"Punch-Drunk Punk Rock Romance" has some more melody 1:00 into the song. Keith's singing voice sends shivers down your spine before spewing some more beautifully crafted and written phrases. This song delivers a great, catchy bass line and Keith seems much more angry and it's felt with every scream. The thoughts and inclinations of murder leave a smile on your face as you can't help but nod your head and tap your foot. 3:20 really hits the sweet spot in the first half of this album. "How punk rock is this" is screamed over a mini-breakdown long enough to hit a few people.
"Enter Without Knocking And Notify The Police" is a nice little interlude for, arguably, the best Every Time I Die track of all time. Nothing, and I mean nothing, can top "The Logic of Crocodiles." Despite its cut-throat dialogue, this song is a masterpiece. Incorporating melody masked beneath noise, masked beneath a gut-wrenching screaming, masked behind one of the best lyrical pieces. You wouldn't think it, but this is the song you remember the most. Maybe because it's so different or maybe because it's just a wonderful piece. Doesn't matter the reason, this IS Every Time I Die. 3:50 minutes of pure orgasmic, hardcore enjoyment.
"Pincushion" continues to bring the pain and delivers another catchy bassline. The best thing about this song, is at points it hints of a breakdown and more often than not, doesn't deliver. This keeps you intrigued and hooked throughout up until about 1:15 iwherein you begin throwing fists all the way through until 2:00. Yes, it's about :45 of a breakdown but it is a FAST breakdown. At the 2:00 mark you begin feeling every word that Keith is screaming into your face and you can't help but scream along regardless of where you are.
"Nothing Dreadful Never Happens" is one of the tracks that just make you go 'what the ****?' until Keith becomes very solemn and saddening. "I didn't survive the crash" is sung over very mournful guitar work and then ETID punches you right in the throat. This song is what Every Time I Die's diversity is all about. Remember this track, and remember them. "California, Gracefully" is a nice little song that keeps you into the CD until the very end. Nothing much here that separates it from some of the other more noisecore-esque songs but not a bad track. There isn't one bad track on this album. And I thank ETID for that.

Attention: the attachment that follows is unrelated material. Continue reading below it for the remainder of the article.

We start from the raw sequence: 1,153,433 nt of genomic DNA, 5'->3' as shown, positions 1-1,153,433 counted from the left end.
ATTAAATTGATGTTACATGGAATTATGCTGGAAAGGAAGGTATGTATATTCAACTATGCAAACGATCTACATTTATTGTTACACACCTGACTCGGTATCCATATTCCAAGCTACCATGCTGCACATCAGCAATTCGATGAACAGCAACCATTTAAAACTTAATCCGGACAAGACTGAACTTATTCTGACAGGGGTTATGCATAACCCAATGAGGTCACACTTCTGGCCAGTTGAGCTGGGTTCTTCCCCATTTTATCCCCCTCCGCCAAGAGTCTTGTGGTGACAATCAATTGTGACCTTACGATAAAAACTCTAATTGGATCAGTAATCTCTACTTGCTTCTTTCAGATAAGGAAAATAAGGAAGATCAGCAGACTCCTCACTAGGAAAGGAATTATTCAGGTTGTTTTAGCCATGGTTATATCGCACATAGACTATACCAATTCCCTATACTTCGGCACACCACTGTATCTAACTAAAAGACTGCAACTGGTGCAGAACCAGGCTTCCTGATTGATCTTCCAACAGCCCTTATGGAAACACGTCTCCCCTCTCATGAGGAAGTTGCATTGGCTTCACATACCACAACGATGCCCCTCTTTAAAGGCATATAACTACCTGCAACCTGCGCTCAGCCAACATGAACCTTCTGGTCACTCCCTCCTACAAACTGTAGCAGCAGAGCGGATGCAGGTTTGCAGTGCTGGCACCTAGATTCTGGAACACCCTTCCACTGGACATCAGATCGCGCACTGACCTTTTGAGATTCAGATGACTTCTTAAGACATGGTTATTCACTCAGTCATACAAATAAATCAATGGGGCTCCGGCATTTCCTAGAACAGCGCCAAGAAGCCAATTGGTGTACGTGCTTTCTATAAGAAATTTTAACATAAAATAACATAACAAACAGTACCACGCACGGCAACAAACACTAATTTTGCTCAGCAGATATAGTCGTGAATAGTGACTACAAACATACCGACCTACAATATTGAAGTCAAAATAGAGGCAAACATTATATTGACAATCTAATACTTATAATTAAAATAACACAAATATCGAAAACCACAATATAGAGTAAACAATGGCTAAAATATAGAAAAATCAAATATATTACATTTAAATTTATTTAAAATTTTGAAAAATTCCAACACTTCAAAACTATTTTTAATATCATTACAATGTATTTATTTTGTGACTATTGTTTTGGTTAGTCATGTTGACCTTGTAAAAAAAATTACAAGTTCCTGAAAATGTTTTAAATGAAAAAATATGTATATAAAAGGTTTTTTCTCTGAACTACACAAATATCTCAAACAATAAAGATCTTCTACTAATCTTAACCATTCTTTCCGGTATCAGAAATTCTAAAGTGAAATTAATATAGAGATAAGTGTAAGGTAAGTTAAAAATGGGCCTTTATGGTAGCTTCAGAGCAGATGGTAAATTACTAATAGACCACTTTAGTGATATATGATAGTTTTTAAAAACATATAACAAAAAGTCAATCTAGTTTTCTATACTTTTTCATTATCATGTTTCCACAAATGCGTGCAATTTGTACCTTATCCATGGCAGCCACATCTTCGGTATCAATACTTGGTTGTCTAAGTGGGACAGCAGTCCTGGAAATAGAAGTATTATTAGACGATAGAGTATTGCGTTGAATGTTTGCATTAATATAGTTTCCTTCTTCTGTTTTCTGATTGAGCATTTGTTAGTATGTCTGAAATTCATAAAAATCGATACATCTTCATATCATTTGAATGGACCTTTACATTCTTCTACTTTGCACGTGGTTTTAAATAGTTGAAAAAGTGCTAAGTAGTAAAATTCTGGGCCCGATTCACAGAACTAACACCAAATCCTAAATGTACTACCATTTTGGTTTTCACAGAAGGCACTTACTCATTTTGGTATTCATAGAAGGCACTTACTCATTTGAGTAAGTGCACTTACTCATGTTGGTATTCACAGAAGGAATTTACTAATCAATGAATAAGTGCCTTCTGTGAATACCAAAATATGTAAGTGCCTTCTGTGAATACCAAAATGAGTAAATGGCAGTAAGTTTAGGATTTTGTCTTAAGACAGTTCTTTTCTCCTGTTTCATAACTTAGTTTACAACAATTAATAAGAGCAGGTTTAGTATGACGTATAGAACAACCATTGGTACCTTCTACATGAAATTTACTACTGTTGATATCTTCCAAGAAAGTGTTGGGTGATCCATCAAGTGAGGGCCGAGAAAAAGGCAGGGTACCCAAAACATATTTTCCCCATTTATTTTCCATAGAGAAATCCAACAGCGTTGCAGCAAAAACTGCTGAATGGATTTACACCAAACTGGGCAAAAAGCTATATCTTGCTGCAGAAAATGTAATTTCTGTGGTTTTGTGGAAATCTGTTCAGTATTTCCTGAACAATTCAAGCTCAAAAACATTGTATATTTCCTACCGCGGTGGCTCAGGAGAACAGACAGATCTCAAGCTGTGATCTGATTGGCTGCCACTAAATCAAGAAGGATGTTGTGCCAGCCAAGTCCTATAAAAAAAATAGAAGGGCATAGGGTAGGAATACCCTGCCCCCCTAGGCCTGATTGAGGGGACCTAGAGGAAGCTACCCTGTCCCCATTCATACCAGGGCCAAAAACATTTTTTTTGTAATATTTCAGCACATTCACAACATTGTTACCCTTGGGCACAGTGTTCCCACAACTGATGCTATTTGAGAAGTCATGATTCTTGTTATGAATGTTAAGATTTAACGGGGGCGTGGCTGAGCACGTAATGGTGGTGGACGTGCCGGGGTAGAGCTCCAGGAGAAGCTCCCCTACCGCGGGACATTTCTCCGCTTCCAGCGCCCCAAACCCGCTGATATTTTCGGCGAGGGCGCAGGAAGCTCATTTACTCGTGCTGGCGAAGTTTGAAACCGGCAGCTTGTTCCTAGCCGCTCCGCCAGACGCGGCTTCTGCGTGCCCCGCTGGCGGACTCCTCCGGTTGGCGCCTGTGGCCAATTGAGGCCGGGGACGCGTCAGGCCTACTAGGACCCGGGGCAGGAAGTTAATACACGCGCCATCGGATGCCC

"Shallow Water Blackout" ends the debut full-length the way it started; fighting. Not a GREAT track but as I stated earlier, there isn't one disappointing track on this album. There is enough variation to keep you tuned in right up until the final two minutes. Not too many other debuts have hit this hard, and it simply shows what hard work and creativity can bring a band. "I hate this city..."
"Jimmy Tango's Method"
"Punch-Drunk Punk Rock Romance"
"The Logic of Crocodiles"
"Nothing Dreadful Never Happens"
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(Rating system: 5 thumbs = a 'must have' for EVERYONE!/ 4 thumbs = a 'must have' for the genre fan/ 3 thumbs = a 'must have' if this is your specific kind of musical taste/ 2 thumbs = a 'must have' if this is one of your favorite bands/ 1 thumb = effort points)